At one point in “Fitzcarraldo,” Klaus Kinski’s character has a throw-away line where he notes “Respectability made me bankrupt; I’m better off there, down by the river.” And I’m wondering where you are between respectability and the river at this point in your life?
(Laughs.) I’ve never left the river.
You never left the river?
No, I’ve always been right in life itself, doing my battles and soldiering on; I don’t really care much about respectability. I was invited to get, for example, an honorary doctorate from Cambridge, and I refused.
Because? Because you could be shooting?
No… I’m not the man for this kind of respectability. (Laughs) It doesn’t fit me! Do you think “Dr. Herzog” would be fitting for me? No, it wouldn’t!
I think, considering some of the other people who have gotten honorary degrees in the past, you might be classing it up a little bit, quite frankly…
No, no, no; I’m not the guy who’s made for it. My argument is that I’m so much against academia, let’s say, in filmmaking, in film schools, that I had to found my own Rogue Film School, which is really an absolute contrast to what is happening in film schools worldwide. In particular when it comes to film studies and film theory, it’s just a destructive force out there that tries to stifle the small flames of poetry in cinema.
There’s a discussion of how typing is not writing; writing is the editing process, the cutting, as opposed to just typing. So you know what you want and get it.
Yes, but: you still have to keep open to surprises; you cannot plan everything. In “Into the Abyss,”—and I keep speaking about it because there’s not a single person in the film I knew more than 60 minutes in my life—no preparation, no life after, no meetings after or before; in front of the camera I would meet the people and get the best out of them. One example where it doesn’t fit, one pregnant woman—who was pregnant from one of the perpetrators—asked me to meet her over lunch, because she was suspicious — who was I, what was my plan? So I met her for an hour and a half for lunch, before I was shooting. That’s the only exception.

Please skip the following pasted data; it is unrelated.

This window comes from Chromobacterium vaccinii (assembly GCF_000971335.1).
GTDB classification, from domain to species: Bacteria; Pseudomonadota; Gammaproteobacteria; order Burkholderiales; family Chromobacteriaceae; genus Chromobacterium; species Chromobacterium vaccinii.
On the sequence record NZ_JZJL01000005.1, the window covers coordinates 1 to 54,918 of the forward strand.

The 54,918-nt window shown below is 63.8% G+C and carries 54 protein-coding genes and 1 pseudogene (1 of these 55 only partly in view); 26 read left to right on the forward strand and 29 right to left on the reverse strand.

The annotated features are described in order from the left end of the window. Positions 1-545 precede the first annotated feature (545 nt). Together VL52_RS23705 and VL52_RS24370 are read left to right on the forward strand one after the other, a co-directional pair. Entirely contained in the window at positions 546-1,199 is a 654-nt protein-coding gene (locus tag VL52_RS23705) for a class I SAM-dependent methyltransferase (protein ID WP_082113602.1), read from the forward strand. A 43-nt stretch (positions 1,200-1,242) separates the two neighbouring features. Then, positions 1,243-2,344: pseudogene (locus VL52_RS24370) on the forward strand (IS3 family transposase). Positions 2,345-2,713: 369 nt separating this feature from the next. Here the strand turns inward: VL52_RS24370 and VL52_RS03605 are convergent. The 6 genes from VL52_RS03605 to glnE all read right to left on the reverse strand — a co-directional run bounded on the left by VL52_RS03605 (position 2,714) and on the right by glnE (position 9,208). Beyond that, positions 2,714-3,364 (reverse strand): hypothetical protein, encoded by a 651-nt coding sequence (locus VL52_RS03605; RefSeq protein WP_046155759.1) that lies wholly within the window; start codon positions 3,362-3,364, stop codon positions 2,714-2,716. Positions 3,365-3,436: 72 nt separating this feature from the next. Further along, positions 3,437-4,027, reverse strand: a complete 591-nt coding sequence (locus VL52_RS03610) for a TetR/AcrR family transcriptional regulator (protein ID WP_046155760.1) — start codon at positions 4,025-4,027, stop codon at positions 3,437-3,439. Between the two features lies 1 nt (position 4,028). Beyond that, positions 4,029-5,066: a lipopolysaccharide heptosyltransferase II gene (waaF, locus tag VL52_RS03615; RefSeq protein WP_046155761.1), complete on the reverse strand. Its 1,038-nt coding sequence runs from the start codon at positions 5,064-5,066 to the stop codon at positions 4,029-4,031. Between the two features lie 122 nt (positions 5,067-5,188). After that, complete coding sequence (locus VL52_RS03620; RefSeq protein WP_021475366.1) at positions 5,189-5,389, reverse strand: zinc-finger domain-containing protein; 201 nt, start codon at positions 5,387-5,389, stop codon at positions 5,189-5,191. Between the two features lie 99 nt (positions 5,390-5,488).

That movie has that incredible moment where you just start talking to a gentleman about a squirrel…
… and that’s what you can’t learn in film school. He’s the chaplain in the death chamber, present as the last man present with a prisoner who’s dying. And he comes rushing to my set, and I identify him—we spoke briefly on the phone—and I say, “I’m Werner Herzog, is it okay that we put you in front of these concrete crosses of buried inmates who were not claimed by families?” He says “Yeah, yeah, yeah, quick, quick…”—the first thing he says is “Quick, quick.” Tapping his wrist watch, because he had to; what I didn’t know was that he had to be in the death chamber in 40 minutes, and I had 20 minutes with him. And he starts to talk in front of the camera like a phony TV preacher—how beautiful God’s creation is, and that everybody will be redeemed, and everybody will find the mercy of God in paradise—I disagree with that, but anyway—and he speaks about being at the golf course, and squirrels, and a horse looking at him and he would see deer and switch off his cellphone. And I interrupt him; from behind the camera, I’m asking “Tell me about an encounter with a squirrel.” And all of a sudden, he’s hit by lightning, and he unravels, and he becomes very human and very deep—and this is something you will never learn in film school; you do not. You cannot learn it in film school; you can only learn it out at the raging river out there in life; you have to find the heart of men; what is going to break them open? And I’m asking a question no one would ever, ever, ever ask—no journalist, no filmmaker would ever ask “Tell me about an encounter with a squirrel.”